Commission OKs permit for housing project opposed by neighbors
WILLMAR -- The Planning Commission approved a conditional use permit Wednesday night for a proposed twin-home development in southwest Willmar that nearby single-family homeowners say is not compatible with their neighborhood.
The 90 or so seated and standing people who filled the Fire Station training room were told by Planning Commission Chairman Andrew Bjur at the end of a two-hour public hearing that the City Council will take final action on the conditional use permit for Westwind Estates Third Addition.
The council meets again on Jan. 22.
The development of 28 twin-homes and six single-family homes is being proposed by Southwest Minnesota Housing Partnership of Slayton on 22 acres of land located south of Richland Avenue Southwest and between 16th Street and 18th Street Southwest.
The partnership is described on the agency's Web site as a non-profit community development corporation serving 30 counties in rural Minnesota, with the purpose "to build strong and healthy places to live so that the communities of our region thrive.''
The conditional use permit is needed to let the partnership sell the twin-homes, explained Bruce Peterson, director of city planning and development services.
He said the conditional use permit and the public hearing would not have been required had the partnership chosen to develop and rent twin-homes instead of sell them, which would have been allowed.
The development will provide a home-owning opportunity to persons with low-to-moderate incomes, according to Partnership Executive Director Rick Goodemann. He read letters of support from officials in Worthington and Montevideo for projects developed by the partnership in those cities.
"We pride ourselves in developing quality products,'' he said.
Partnership program director Lisa Onken said the project is designed to provide decent workforce housing. She said cited a study that said the values of neighboring homes are not affected by the type of housing proposed by the partnership.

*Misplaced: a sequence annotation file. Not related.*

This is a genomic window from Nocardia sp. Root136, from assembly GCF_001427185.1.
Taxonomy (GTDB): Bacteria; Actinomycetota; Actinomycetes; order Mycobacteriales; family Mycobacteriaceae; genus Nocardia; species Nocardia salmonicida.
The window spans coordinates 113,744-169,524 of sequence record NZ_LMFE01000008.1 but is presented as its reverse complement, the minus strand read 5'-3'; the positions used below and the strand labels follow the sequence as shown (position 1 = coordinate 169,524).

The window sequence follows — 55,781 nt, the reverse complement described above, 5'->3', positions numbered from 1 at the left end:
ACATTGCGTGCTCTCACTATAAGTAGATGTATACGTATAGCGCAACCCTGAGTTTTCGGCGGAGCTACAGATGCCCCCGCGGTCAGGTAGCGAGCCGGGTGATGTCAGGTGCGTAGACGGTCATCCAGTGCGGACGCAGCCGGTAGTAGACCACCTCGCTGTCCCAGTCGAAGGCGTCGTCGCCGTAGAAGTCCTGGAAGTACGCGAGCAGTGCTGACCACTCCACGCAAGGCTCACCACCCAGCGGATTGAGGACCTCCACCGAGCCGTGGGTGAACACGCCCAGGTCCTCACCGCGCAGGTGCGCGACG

Homeowners opposed constructing twin-homes starting in mid-block next to an area already developed for single-family homes.
Scott Thaden, whose house on 22nd Avenue Southwest would sit next to the west side of the twin-home development, said the proposed twin-homes are not similar to existing single-family homes.
The development would violate one of six conditional permit standards that says a use "conform or is complimentary to neighborhood characteristics of the district in which it is located,'' he said.
Thaden also said twin-home development was not the normal progression of housing in the neighborhood and he said characteristics of the proposed development were not compatible with other uses in the vicinity.
He said the neighbors did not want to deny affordable housing to anyone. He said the issue was that the proposed use is not compatible with what is already there.
Gary Peterson, who lives on 15th Street Southwest, said he sold the land to the partnership with the understanding that the land would be used for single-family homes. He said the proposed development would dramatically affect the neighborhood and change that vision.
He proposed that low-income homeowners be spread out around the city instead of being concentrated in one area. He said clients, formerly served at the Willmar Regional Treatment Center, are now served in groups homes located around the city.
Chad Christianson said he did not see the need for the project with 96 homes available for sale in Willmar.
Bjur said the issue for the commission was not the need for the housing, but the use of the land.
Bruce Peterson was asked by commission member Mike Morris if there is a precedent in Willmar for building twin-homes near single-family homes.
Peterson said there are density changes in mid-block in the Eighth Street, Ninth Street and 10th Street Southwest areas of town.
Morris thanked the people for attending and he told the audience that the proposal puts the commission is a difficult position of either approving a permit for a project that neighbors didn't like, or denying it and allowing the partnership to develop rental property, which did not require commission action.
In related business, the commission approved the preliminary plat for the housing project. The plat describes the location of lots, streets, a public park and storm water detention pond.